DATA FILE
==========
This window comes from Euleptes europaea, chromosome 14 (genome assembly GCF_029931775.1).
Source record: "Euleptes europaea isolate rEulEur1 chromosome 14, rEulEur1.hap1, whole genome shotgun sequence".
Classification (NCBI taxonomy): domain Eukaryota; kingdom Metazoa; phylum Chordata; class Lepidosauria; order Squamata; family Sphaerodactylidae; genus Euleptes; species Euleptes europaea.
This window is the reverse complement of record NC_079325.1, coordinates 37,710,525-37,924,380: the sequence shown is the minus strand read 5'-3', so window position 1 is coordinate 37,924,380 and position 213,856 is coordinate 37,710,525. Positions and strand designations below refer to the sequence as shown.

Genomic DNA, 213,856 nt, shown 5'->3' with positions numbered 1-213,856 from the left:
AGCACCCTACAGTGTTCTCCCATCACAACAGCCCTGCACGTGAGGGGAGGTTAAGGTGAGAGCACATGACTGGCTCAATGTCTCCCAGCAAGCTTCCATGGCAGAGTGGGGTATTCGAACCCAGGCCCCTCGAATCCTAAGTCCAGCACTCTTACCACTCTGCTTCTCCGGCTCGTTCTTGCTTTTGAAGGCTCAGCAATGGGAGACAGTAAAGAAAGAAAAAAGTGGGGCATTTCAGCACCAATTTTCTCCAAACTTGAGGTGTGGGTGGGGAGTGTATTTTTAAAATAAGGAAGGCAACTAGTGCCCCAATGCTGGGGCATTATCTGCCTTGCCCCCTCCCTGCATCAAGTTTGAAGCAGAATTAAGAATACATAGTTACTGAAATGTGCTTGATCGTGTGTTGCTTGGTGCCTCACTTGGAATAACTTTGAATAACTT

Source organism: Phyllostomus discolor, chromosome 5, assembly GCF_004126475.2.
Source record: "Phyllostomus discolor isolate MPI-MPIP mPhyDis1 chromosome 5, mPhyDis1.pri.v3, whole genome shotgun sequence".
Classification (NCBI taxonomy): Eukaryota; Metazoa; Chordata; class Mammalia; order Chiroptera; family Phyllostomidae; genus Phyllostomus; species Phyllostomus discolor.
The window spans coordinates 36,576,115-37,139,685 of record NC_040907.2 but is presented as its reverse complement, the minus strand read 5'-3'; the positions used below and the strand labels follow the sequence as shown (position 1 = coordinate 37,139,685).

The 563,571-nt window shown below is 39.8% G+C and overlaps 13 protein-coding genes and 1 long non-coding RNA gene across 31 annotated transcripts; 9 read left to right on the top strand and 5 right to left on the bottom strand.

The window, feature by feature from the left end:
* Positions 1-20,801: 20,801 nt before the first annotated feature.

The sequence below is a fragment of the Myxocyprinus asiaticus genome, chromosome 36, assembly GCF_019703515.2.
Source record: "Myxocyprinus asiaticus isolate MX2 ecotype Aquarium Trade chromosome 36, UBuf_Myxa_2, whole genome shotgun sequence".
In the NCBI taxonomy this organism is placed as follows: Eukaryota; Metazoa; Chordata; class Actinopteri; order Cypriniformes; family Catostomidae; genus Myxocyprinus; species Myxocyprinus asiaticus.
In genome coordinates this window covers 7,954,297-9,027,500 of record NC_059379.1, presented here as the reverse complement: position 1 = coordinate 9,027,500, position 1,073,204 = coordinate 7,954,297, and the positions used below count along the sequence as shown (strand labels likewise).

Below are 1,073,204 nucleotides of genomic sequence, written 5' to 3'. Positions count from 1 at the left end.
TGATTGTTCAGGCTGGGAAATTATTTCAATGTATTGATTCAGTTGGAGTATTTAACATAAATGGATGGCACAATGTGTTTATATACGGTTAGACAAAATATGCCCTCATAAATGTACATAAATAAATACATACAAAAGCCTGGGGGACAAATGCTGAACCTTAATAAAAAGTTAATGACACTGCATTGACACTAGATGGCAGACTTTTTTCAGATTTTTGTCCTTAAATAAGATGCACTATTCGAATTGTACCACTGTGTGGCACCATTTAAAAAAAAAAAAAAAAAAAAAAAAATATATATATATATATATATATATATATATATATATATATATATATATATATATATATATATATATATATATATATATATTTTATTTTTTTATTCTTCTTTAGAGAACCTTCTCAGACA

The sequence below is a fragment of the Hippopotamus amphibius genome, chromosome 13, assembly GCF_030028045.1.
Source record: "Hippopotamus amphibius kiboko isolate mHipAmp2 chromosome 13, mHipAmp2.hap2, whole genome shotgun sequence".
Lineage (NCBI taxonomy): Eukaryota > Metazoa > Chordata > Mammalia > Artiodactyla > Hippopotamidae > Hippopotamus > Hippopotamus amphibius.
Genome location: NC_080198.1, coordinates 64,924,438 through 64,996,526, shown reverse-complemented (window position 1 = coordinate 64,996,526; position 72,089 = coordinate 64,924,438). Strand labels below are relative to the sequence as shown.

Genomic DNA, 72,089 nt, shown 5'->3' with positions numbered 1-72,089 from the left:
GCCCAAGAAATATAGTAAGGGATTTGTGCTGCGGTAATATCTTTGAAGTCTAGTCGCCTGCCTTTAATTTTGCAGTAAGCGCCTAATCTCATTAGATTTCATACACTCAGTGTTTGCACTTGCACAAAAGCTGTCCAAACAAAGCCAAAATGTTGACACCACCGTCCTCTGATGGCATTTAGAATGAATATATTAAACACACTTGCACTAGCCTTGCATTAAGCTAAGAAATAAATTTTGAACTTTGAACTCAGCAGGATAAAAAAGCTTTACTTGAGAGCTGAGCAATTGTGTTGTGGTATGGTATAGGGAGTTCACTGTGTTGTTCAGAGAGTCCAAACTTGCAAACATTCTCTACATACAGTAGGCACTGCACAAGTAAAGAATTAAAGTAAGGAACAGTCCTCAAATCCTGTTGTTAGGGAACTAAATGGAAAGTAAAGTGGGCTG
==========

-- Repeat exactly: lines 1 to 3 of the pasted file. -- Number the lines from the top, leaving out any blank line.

This window comes from Euleptes europaea, chromosome 14 (genome assembly GCF_029931775.1).
Source record: "Euleptes europaea isolate rEulEur1 chromosome 14, rEulEur1.hap1, whole genome shotgun sequence".
Classification (NCBI taxonomy): domain Eukaryota; kingdom Metazoa; phylum Chordata; class Lepidosauria; order Squamata; family Sphaerodactylidae; genus Euleptes; species Euleptes europaea.